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Consumer Affairs Victoria administers the Owners Corporation Act 2006 which regulates owners corporation matters, including insurance and dispute resolution. For information about owners corporations, please visit Consumer Affairs Victoria.

An owners corporation (formerly body corporate) manages the common property of a residential, commercial, retail, industrial or mixed-use property development.

Owners of flats, apartments or units are usually members of an owners corporation.

Land Use Victoria registers plans of subdivision which create or alter owners corporations, as well as recording applications to record owners corporation rules or changes of address. The latter occur after the creation of an owners corporation.

Consumer Affairs Victoria’s website contains further details about what an owners corporation is and what it means for owners of land affected by an owners corporation. This includes information on the responsibilities of an owners corporation, decision making and an explanation of common property.

Land Use Victoria cannot provide advice or assist customers with owners corporation queries. Please contact Consumer Affairs Victoria or seek professional assistance via our how to get help page.

Lodging a plan of subdivision

Plans of subdivision must be submitted using the SPEAR system.  They can then be lodged electronically or in paper.

A plan of subdivision lodged at Land Use Victoria may create a single owners corporation or multiple owners corporations. Each owners corporation being created must also be accompanied by a document which sets out additional information about the owners corporation, including its postal address and how the lot entitlements and liabilities were allocated.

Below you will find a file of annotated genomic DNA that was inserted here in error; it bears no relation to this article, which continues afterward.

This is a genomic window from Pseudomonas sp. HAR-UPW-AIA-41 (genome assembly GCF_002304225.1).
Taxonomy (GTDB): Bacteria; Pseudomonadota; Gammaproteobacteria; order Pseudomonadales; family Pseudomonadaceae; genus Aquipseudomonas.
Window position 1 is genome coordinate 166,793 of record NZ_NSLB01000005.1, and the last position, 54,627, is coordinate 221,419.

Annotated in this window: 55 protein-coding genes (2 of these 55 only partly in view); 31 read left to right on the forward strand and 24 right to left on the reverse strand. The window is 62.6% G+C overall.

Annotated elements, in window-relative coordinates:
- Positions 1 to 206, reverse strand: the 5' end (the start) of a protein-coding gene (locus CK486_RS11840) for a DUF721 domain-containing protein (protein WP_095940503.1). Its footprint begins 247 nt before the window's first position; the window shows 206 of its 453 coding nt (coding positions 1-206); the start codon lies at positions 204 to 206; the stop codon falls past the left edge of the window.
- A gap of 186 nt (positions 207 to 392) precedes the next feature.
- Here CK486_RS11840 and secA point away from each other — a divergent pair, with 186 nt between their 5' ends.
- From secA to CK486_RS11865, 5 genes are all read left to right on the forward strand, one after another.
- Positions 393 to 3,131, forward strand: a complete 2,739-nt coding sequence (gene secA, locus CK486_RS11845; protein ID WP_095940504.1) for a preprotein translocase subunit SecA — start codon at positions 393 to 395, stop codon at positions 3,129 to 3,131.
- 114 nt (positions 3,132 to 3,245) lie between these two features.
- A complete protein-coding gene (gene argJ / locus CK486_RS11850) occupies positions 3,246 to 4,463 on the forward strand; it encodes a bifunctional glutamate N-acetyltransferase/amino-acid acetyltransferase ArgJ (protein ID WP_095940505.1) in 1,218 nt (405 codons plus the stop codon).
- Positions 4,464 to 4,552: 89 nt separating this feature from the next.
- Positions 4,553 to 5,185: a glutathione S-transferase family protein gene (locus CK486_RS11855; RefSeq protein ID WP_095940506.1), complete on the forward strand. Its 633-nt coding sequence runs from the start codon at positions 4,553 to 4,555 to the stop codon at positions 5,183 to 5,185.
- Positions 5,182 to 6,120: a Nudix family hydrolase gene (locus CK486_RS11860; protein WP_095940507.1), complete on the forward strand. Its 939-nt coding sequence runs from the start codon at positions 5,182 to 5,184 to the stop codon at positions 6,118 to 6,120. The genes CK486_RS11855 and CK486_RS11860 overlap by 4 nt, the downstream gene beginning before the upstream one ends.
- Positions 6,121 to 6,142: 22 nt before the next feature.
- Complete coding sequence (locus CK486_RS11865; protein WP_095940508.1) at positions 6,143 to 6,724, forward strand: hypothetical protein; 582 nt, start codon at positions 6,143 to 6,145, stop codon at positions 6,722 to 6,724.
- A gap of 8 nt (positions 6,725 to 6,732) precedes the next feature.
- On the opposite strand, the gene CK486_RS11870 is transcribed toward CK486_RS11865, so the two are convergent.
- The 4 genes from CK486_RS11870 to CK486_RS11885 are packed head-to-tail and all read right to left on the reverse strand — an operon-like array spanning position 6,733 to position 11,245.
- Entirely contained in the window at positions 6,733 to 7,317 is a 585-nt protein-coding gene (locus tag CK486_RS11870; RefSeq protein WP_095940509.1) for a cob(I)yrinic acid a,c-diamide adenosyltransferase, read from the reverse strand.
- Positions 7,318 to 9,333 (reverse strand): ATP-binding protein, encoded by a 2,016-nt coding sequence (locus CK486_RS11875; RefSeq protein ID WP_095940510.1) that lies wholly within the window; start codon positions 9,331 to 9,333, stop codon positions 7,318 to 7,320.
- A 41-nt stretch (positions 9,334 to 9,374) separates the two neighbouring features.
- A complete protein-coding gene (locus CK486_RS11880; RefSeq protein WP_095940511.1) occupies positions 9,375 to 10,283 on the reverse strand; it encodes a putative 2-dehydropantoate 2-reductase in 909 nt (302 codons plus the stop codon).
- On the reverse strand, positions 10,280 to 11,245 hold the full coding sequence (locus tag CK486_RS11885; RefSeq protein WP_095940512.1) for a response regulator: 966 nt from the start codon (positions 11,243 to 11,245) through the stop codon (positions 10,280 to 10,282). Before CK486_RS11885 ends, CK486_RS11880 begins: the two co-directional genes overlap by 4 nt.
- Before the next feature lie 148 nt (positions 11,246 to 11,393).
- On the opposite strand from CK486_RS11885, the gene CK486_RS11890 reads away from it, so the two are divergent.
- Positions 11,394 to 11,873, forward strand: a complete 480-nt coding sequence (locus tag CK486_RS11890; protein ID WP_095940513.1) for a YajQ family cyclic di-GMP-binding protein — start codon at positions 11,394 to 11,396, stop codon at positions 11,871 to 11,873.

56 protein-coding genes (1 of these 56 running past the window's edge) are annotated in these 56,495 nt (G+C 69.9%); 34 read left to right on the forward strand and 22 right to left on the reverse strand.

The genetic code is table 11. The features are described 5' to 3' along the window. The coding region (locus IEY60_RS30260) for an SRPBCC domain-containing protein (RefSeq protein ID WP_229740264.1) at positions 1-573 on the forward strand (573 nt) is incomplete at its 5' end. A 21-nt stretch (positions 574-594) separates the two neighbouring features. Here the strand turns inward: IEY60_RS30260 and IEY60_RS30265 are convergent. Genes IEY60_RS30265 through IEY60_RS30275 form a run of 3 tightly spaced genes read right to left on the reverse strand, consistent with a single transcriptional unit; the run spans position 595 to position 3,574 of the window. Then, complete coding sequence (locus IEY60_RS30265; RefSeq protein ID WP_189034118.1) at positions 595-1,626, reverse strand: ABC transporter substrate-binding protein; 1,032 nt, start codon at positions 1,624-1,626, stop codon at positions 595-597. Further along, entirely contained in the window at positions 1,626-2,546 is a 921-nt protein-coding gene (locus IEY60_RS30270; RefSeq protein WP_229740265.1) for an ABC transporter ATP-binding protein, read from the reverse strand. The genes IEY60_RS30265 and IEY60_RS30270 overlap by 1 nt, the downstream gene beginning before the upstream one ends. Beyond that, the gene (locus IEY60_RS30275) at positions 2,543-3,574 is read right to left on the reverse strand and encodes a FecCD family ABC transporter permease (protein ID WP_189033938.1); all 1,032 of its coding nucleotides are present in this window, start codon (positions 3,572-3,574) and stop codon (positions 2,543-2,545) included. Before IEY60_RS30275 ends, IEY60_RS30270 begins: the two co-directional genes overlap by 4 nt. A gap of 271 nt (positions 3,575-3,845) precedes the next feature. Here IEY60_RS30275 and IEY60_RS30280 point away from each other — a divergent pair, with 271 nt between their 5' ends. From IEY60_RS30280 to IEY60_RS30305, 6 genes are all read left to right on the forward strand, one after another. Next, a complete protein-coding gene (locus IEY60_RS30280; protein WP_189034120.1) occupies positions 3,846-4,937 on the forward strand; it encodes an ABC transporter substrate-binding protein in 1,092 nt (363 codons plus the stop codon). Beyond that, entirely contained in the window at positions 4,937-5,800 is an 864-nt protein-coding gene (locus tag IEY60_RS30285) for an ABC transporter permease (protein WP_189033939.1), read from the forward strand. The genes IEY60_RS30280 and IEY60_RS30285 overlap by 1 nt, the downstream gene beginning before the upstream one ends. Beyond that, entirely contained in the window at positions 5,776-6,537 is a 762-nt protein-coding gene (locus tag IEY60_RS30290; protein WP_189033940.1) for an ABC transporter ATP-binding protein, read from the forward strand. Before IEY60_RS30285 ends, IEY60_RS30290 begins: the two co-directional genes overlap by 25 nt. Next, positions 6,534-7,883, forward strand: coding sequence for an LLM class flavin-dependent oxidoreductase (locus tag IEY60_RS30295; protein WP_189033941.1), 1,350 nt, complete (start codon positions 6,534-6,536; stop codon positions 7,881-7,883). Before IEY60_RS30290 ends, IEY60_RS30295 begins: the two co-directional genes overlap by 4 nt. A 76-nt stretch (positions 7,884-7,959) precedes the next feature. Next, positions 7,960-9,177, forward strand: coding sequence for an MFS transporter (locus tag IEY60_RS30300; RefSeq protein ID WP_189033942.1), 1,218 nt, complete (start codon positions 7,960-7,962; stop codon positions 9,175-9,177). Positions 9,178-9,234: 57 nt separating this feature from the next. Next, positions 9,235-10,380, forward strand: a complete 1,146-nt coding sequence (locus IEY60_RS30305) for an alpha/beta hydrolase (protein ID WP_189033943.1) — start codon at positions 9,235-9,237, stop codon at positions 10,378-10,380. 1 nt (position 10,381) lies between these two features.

Plans of subdivision can be complex and we recommend that you use a conveyancer or lawyer to lodge them. The plan itself must be drawn by a licensed surveyor.

See fees, guides and forms.

For more information about owners corporations visit Consumer Affairs Victoria.

Lot entitlements and lot liabilities

Lot entitlements and liabilities are set out in the plan of subdivision. Once a plan is registered, the entitlements and liabilities will be publicly searchable in an owners corporation search report.  For more information on entitlements and liabilities visit Consumer Affairs Victoria.

The lot entitlements and liabilities are determined by the developer in conjunction with the licensed surveyor before lodgment at Land Use Victoria, the basis of which must be described on the owners corporation additional information form.

If there is a unanimous resolution to vary the lot entitlements and liabilities, an application to Land Use Victoria can be made at a later date to record the new lot entitlements and liabilities.

Owners corporation forms

When deciding which owners corporation form to lodge with your subdivision, you may refer to the owners corporation schedule attached to the certified plan of subdivision, which includes a statement about whether the owners corporation is unlimited or limited.